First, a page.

With his current album, the debut of Matthew Collings, with which the musician had consistently renounced the 'pure' ambience of his former project Sketches For Albinos, is re-released once again.
His name is not one of the best known in the rock business, yet Rich Hopkins from Tucson/Arizona has been consistently delivering quality work for years. The emphasis is on consistent, because "Buried Treasures" is his fourteenth album, not counting various collaborations. As on the records before, the American celebrates his earthy, bluesy vision of desert rock, less dynamic than Queens Of The Stone Age, but more committed to the rock tradition. So the tongue-in-cheek opener "Dark Side Of The Spoon" is a rough version of typical Beatles harmonies with Floyd quotes in the lyrics, while "Betcha Gonna Now!" sounds as if Tom Petty had strayed into the Arizona desert in the seventies. In between you also unpack Neil-Young chords and rock dirty on it. Filigree sounds all this natural, but it should not be. A little more care could have been taken for one or the other song anyway.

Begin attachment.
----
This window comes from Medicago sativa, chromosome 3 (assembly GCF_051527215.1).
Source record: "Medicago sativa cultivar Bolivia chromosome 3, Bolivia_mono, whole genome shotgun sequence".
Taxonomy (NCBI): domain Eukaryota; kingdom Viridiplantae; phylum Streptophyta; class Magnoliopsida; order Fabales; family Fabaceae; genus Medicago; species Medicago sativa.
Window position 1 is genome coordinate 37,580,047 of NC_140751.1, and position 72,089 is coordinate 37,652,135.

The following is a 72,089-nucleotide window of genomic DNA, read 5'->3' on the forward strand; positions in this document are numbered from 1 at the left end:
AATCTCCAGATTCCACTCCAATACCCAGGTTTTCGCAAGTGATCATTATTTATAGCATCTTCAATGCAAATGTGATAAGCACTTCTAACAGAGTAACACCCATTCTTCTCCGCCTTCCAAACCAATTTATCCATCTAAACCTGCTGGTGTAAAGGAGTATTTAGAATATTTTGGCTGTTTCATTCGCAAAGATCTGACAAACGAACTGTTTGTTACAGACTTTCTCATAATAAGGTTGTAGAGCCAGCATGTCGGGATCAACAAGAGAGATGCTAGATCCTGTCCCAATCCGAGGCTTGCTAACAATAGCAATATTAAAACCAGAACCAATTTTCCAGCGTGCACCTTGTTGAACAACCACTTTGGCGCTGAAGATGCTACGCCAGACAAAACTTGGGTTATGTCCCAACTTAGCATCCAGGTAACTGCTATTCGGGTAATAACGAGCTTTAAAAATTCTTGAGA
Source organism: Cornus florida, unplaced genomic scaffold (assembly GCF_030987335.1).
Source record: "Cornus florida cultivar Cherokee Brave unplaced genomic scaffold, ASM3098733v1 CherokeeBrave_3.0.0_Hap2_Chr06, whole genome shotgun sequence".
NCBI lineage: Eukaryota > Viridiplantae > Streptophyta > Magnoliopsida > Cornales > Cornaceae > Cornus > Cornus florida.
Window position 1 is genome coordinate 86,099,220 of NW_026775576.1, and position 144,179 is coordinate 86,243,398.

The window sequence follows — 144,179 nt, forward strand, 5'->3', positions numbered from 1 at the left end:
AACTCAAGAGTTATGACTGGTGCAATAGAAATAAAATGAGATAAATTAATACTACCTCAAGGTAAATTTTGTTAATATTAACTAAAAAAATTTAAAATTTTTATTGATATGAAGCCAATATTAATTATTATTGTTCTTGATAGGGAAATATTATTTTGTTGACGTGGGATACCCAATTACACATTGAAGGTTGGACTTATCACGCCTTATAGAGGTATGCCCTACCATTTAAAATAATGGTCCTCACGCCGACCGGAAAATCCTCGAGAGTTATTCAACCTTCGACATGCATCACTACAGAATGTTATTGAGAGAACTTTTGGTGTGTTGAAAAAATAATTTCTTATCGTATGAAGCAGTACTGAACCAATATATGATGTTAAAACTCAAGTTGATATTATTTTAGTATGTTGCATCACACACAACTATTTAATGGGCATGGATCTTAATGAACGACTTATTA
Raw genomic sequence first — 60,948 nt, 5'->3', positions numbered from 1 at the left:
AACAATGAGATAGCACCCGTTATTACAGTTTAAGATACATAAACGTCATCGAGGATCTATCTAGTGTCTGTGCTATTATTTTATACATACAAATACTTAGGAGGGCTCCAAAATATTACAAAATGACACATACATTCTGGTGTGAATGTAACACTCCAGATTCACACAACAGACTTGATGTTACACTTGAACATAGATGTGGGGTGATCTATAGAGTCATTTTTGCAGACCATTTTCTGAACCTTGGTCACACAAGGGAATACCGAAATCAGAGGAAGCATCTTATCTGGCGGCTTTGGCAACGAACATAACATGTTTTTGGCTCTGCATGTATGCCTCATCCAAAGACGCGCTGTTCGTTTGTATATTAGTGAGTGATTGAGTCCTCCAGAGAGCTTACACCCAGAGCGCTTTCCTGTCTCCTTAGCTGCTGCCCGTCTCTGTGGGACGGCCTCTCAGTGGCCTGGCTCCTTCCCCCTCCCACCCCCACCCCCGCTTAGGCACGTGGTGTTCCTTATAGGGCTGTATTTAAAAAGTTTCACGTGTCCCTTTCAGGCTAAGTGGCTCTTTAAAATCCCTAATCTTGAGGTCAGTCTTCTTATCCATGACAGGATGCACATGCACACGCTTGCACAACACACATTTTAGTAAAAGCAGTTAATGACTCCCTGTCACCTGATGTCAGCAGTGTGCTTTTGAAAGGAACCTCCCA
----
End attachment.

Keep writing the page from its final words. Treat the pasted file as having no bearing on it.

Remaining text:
Top track: Dark Side Of The Spoon